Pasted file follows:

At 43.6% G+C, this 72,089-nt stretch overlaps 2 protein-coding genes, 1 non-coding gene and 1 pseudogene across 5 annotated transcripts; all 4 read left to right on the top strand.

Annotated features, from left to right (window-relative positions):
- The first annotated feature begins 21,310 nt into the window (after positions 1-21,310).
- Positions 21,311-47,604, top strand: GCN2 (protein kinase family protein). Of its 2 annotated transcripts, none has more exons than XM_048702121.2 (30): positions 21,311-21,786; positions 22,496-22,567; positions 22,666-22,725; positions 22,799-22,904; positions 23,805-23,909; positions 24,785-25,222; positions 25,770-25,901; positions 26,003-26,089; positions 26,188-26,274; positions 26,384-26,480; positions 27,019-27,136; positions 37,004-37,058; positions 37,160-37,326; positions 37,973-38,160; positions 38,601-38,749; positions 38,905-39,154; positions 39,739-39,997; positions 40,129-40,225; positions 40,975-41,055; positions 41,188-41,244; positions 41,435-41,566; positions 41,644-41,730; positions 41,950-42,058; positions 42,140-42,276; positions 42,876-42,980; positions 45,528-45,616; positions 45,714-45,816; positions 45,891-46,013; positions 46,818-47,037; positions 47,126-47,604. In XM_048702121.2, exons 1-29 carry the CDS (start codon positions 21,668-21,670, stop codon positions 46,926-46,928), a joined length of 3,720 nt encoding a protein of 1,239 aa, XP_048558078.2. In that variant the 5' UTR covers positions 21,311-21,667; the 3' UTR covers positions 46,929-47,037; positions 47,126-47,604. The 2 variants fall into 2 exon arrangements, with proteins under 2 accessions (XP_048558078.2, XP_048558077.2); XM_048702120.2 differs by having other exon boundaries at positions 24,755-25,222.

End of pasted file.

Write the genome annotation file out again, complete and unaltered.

At 43.6% G+C, this 72,089-nt stretch overlaps 2 protein-coding genes, 1 non-coding gene and 1 pseudogene across 5 annotated transcripts; all 4 read left to right on the top strand.

Annotated features, from left to right (window-relative positions):
- The first annotated feature begins 21,310 nt into the window (after positions 1-21,310).
- Positions 21,311-47,604, top strand: GCN2 (protein kinase family protein). Of its 2 annotated transcripts, none has more exons than XM_048702121.2 (30): positions 21,311-21,786; positions 22,496-22,567; positions 22,666-22,725; positions 22,799-22,904; positions 23,805-23,909; positions 24,785-25,222; positions 25,770-25,901; positions 26,003-26,089; positions 26,188-26,274; positions 26,384-26,480; positions 27,019-27,136; positions 37,004-37,058; positions 37,160-37,326; positions 37,973-38,160; positions 38,601-38,749; positions 38,905-39,154; positions 39,739-39,997; positions 40,129-40,225; positions 40,975-41,055; positions 41,188-41,244; positions 41,435-41,566; positions 41,644-41,730; positions 41,950-42,058; positions 42,140-42,276; positions 42,876-42,980; positions 45,528-45,616; positions 45,714-45,816; positions 45,891-46,013; positions 46,818-47,037; positions 47,126-47,604. In XM_048702121.2, exons 1-29 carry the CDS (start codon positions 21,668-21,670, stop codon positions 46,926-46,928), a joined length of 3,720 nt encoding a protein of 1,239 aa, XP_048558078.2. In that variant the 5' UTR covers positions 21,311-21,667; the 3' UTR covers positions 46,929-47,037; positions 47,126-47,604. The 2 variants fall into 2 exon arrangements, with proteins under 2 accessions (XP_048558078.2, XP_048558077.2); XM_048702120.2 differs by having other exon boundaries at positions 24,755-25,222.